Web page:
... the other is "Mrs. Executive Director", aka Offsite Support. If you've read the bit over on the right about why we're now planted in northern New York, you'll already know that my better half is Executive Director of the Frederic Remington Art Museum here in Ogdensburg.
I occasionally get called upon to shmooz with attendees at events throughout the year, provide an extra pair of editing eyes for various publications, set up all the silent auction items for the end of the year funding raising event (in addition to digging up a few auction items as well), and am generally back-up support whenever needed. As our lives rarely coincided in this way while we were in our respective finance and telecom careers in Albany, this has been a new and fun melding of our individual talents.
One of the things we need to begin doing in this relatively new life we've entered up here is entertain more. While not total recluses in our other life (B.O. - Before Ogdensburg), we rarely if ever entertained .. friends and family on rare occasions, and that was about it. And for those of you for whom this skill comes naturally, you'll have no idea what I'm talking about when I say entertaining on a large scale intimidates me just a bit. We, like the good little students we are, have been working up to it. I'm happy to say that it does get easier with each and every opportunity. And I now actually look forward to the chance to try some new set up, idea, or recipe ... much like jewelry designing. What keeps it interesting is maintaining existing skills and incorporating some new ones occasionally to keep it exciting! : ) And, of course, the whole point of the thing is to get to know your guests a little better, if you don't already have a good handle on them and can just enjoy the opportunity of spending a little time with them. Being a gregarious sort, I like this part best, especially when there's someone new to meet or some interesting new tidbits to file away.
This week had a couple of wonderful "hosting" opportunities ... just last night we brought the assistant curator of the Sterling & Francine Clark Art Institute from Williamstown, MA out to dinner. He's here for the week researching some of Remington's sketches and journals for any information they might hold in helping him to better understand a piece of Remington art the Clark Institute owns (one of only three Remingtons the Clark has in its collection). The piece is one of Remington's nocturnes .. a body of work where Remington explored the many and varied sources of nighttime illumination. This particular one shows an Indian on horseback, snow on the ground, stars in the sky, a settlement of some sort off in the distance .. it's somewhat vague in its overall setting and meaning. And therein lies the need to research. The curator believes it may have been purchased by the Clarks shortly after its completion, as there is very little information about its being exhibited anywhere. He'd specifically like to understand Remington's mind in creating it. What kind of Indian (both the horse and the rider's accoutrements may or may not provide clues) and where is it set. Even the title of the piece has come into question. The curator (aka Cody) is even looking into the constellation represented in the night sky - though he feels he may only discover it depicts a location east of the Hudson, as this is where Remington spent most of his life. Still .. a wonderful little exercise in historic detection, and a lot of fun to talk about!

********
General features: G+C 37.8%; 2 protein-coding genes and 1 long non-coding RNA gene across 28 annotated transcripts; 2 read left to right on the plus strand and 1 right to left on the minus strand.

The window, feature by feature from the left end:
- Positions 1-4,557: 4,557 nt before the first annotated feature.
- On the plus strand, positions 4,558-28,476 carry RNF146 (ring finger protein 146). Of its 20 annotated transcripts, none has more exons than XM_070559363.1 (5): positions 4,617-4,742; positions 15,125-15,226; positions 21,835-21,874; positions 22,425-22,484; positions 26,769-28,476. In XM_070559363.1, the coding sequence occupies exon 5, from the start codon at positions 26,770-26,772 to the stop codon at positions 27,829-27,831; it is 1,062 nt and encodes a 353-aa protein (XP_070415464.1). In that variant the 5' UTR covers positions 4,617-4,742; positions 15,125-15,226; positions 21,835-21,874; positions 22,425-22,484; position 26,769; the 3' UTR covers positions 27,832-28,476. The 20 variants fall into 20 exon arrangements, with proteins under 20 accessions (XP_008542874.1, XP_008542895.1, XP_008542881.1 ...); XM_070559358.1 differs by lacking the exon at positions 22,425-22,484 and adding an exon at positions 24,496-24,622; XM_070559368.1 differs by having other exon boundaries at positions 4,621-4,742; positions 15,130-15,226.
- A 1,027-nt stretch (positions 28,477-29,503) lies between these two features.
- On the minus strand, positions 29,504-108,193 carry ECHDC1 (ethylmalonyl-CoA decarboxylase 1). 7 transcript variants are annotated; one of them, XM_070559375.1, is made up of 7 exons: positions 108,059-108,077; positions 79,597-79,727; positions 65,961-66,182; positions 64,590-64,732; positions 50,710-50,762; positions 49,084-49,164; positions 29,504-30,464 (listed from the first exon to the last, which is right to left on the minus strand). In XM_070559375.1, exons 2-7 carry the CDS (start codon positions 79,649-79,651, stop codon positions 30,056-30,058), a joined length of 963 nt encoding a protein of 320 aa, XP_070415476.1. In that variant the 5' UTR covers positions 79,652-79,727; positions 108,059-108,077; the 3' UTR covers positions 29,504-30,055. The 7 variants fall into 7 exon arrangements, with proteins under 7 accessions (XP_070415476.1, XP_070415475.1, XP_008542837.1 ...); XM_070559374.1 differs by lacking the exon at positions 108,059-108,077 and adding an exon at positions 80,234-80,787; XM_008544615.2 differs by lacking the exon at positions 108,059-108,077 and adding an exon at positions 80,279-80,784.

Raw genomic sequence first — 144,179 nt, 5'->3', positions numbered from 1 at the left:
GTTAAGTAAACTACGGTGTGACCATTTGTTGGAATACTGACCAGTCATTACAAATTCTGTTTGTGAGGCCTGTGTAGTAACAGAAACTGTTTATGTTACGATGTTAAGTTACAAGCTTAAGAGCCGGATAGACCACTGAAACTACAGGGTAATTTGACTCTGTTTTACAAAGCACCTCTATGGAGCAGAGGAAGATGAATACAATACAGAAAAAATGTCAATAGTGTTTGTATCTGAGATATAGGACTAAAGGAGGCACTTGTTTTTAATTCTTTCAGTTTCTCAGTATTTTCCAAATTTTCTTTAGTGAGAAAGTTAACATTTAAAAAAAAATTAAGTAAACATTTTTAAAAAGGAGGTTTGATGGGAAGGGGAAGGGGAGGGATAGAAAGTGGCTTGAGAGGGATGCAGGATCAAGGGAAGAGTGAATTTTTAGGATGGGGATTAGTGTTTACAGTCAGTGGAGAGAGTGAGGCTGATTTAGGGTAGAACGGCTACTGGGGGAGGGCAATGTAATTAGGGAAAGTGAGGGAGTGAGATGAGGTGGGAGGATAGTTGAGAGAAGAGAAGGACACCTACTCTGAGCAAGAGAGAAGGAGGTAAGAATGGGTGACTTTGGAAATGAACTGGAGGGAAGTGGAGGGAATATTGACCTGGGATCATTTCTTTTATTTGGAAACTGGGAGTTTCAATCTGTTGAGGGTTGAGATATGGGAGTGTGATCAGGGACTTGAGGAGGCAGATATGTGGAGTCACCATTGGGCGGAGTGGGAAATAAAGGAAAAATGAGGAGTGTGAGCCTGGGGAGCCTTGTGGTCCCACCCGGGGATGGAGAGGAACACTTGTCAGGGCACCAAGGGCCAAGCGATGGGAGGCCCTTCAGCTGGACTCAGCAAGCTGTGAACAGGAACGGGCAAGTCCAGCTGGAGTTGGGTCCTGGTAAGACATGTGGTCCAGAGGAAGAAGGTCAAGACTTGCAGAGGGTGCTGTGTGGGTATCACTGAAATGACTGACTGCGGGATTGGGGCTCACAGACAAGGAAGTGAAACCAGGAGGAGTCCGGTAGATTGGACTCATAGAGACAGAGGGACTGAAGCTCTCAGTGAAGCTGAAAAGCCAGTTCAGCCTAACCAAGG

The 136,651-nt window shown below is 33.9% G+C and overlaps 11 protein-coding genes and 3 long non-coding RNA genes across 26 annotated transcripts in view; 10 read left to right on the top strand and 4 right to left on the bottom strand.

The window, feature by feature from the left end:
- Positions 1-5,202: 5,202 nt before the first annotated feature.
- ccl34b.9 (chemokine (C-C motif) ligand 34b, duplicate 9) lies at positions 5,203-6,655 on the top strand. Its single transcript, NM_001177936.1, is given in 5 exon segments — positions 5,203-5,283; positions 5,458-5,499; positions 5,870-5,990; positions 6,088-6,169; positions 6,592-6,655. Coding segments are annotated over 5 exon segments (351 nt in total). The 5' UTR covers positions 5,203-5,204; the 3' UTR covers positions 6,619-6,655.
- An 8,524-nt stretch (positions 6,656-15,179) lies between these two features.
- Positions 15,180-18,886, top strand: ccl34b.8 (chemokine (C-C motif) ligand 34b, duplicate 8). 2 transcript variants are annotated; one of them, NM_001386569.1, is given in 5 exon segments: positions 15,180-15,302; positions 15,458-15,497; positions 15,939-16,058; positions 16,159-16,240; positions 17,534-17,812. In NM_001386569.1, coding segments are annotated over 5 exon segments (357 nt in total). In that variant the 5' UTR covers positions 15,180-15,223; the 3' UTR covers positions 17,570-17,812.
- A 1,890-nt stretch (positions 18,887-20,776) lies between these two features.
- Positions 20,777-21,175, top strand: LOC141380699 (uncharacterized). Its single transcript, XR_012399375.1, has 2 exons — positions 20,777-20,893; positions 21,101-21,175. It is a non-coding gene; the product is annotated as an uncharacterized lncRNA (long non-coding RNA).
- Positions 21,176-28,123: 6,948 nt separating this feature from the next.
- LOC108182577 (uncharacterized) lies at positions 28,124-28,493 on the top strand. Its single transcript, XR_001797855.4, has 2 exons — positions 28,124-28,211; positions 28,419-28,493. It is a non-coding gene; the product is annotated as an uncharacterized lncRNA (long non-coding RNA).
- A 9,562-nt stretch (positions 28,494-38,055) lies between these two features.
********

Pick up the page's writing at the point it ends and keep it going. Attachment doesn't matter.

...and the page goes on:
The other opportunity was here at the house Sunday night .. the museum was hosting a couple of personable guys (an engineer and a sales rep) from a company whose primary product is aftermarket turbine parts. They had approached the museum to discuss the possibility of providing an exciting new way of creating Remington bronzes (for sale). They had sent a mock up ahead (kept under wraps by the curator on punishment of hard stares and a severe chastising if unveiled before the formal presentation) and were driving down from their arrival in Montreal, where they were doing a tradeshow on Tuesday and Wednesday of this week. Though it's only a couple hours to Ogdensburg from Montreal, we really had no idea what time they'd be arriving; so we decided to keep it simple with a variety of cold cuts, fresh bread and sandwich makings and a bunch of fresh greens and salad fixings. We initially thought dinner out would be the way to go, but being Ogdensburg, little is available or was open .. and the one place that WAS available was shutting down at 7 PM (and on Mother's Day, too!!). As it turned out, they arrived at the house around 8:30. I set everything up on the island between the kitchen and dining area and everyone helped themselves. Informal is sometimes best .. and I used to travel a lot; I know a heavy meal after a long haul tends to weigh ya down - especially so late in the evening. Sandwiches and salad were perfect .. and apparently they thought so too, as they were the reason I now have the incredible floral arrangement you see at the top of this post sittin' on my diningroom table. Totally unexpected, but received with a great big smile! The piece is one of those designer arrangements ... Todd Oldman has tacked his name on it and called it Houndstooth Baking Dish (it arrived unharmed via FedEx in a cardboard container that must've been an award winner in engineering). Yellows, greens, a little white and those splashes of little red berries .. wow. I love flowers, but I especially like things out of the ordinary; and this little number is not your usual stickin'-out-of-a-vase flower arrangment!! Thanks guys! Ya shouldn't have, but I truly appreciate that you did : )
... Though I'm wondering if the "Baking Dish" theme means I should offer a hot meal next time?!? ; )